SEOUL (Reuters) - South Korean public support for nuclear power on Friday sucker punched a government policy to steer the country away from nuclear-generated electricity as Seoul said it would bow to a demand to resume construction of two new reactors.
President Moon Jae-in came to power in May, after running on a ticket that called for reducing South Korea’s nuclear and coal-fired power generation in a push to use more natural gas and renewables.
Those plans were dealt an unlooked-for blow on Friday when a public opinion survey found a majority of almost 60 percent in favour of resuming the stalled construction of two reactors.
Building the two reactors could mean reversal of a strategy to slowly reduce nuclear energy’s share of the power mix, and also significantly eat into the liquefied natural gas (LNG) demand of the world’s second-largest consumer of the fuel.
“Our recommendation to the government is restarting construction,” said Kim Ji-hyung, chairman of a government-organised committee to study the nuclear projects.
“Our final public opinion survey showed 59.5 percent of (responding) South Koreans chose to resume the construction,” Kim told a news conference.
Stability of power supply was cited as a primary reason for the choice in survey responses, the committee said.
“We respect the will of the committee,” said South Korea’s presidential office spokesman Park Soo-hyun.
An expert at a government think tank said the size of the win in favour of the projects meant the government had no choice but to go with the committee’s recommendation.
“The outcome was very unexpected ... Many expected the difference would be a maximum 10 percentage points, but as it turned out, it stood nearly at 20,” said Roh Dong-seok, senior
research fellow at the Korea Energy Economics Institute.
The two 1,400-megawatt (MW) reactors - Shin Kori No.5 and Shin Kori No.6 - were originally to be completed by March 2021 and March 2022, respectively, in the southeastern city of Ulsan.
The government announced a suspension of the projects after coming to power, saying it would consult the public over their future.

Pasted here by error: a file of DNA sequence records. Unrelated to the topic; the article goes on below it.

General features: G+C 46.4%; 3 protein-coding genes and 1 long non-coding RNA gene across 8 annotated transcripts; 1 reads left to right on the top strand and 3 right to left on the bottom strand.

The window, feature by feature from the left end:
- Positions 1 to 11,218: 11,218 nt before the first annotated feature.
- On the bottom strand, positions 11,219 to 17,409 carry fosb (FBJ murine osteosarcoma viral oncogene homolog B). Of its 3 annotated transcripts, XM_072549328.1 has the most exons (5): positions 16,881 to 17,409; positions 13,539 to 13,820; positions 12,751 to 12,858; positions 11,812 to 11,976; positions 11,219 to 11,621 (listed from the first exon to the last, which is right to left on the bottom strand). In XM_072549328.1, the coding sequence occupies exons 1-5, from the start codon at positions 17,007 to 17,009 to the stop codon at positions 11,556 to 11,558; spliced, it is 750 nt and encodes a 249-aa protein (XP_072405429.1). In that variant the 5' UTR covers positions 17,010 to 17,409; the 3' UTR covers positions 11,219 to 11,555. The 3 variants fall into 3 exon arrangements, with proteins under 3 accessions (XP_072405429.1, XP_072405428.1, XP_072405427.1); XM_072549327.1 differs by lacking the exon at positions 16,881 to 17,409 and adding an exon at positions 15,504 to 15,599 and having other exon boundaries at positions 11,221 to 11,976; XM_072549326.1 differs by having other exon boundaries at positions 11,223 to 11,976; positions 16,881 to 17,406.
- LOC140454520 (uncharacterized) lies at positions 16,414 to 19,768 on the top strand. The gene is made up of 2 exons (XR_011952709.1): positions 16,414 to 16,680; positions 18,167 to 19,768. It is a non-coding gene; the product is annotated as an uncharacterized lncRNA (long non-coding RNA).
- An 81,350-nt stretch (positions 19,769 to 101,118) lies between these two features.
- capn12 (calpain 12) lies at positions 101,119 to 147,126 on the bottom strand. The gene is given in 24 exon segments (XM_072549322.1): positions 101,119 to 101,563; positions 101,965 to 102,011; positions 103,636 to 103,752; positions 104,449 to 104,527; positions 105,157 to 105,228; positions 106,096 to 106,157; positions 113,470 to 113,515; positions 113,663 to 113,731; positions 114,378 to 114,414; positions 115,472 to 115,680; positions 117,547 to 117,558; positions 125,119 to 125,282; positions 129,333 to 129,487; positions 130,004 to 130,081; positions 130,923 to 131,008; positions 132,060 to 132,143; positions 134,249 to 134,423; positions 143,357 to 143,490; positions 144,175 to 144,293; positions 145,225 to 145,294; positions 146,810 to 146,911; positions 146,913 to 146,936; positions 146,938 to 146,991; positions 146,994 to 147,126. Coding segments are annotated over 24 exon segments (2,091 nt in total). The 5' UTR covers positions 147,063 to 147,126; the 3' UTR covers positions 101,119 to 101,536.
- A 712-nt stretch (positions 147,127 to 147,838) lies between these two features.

The committee conducted four rounds of surveys, including phone interviews of 20,006 people and public discussions involving some 470 citizens, over the past three months.
With the reactors now likely going ahead, completion dates are set for October 2021 and October 2022, according to state-run nuclear operator Korea Hydro & Nuclear Power [KRHYDR.UL].
(For a graphic on 'South Korea 2016 power generation mix' click reut.rs/2xTOZKB)
Shares of Korea Electric Power Corp rose 0.6 percent to 41,110 won ($36.32) on Friday, after jumping nearly 6 percent following the announcement of the survey results.
KEPCO Engineering & Construction, in charge of the reactors’ design, lost 1.2 percent after surging as much as 20 percent. KEPCO Plant Service & Engineering gained 1.7 percent.
Building nuclear power plants takes years, so the decision in favour of the two new reactors will not change South Korea’s immediate fuel demand patterns.
But the vote, which surprised many in the industry, does impact the long-term outlook for the country’s fuel consumption, with the biggest impact likely falling on imports of LNG.
“Full implementation of Moon’s election promises could have resulted in around 10 million tonnes (a year) of extra LNG demand by 2030. This now seems unlikely,” said Kiah Wei Giam, principal analyst at energy consultancy Wood Mackenzie.
That compares to South Korea’s LNG imports of 33.4 million tonnes last year, according to customs data. [LNG/KRTRD]
Giam said, however, the survey did not totally derail the government’s energy policies.
“With the planned nuclear phase-out delayed, it will be interesting to see whether more aggressive anti-coal policies are enacted,” Giam said.
Park Won-joo, Deputy Minister for Energy & Resources, said later at a briefing the government will reach a final decision on the nuclear reactors next Tuesday and then tell the state-run nuclear operator when to resume project construction.
Reporting by Jane Chung; Addiontal reporting by Dahee Kim and Haejin Choi; Editing by Henning Gloystein and Tom Hogue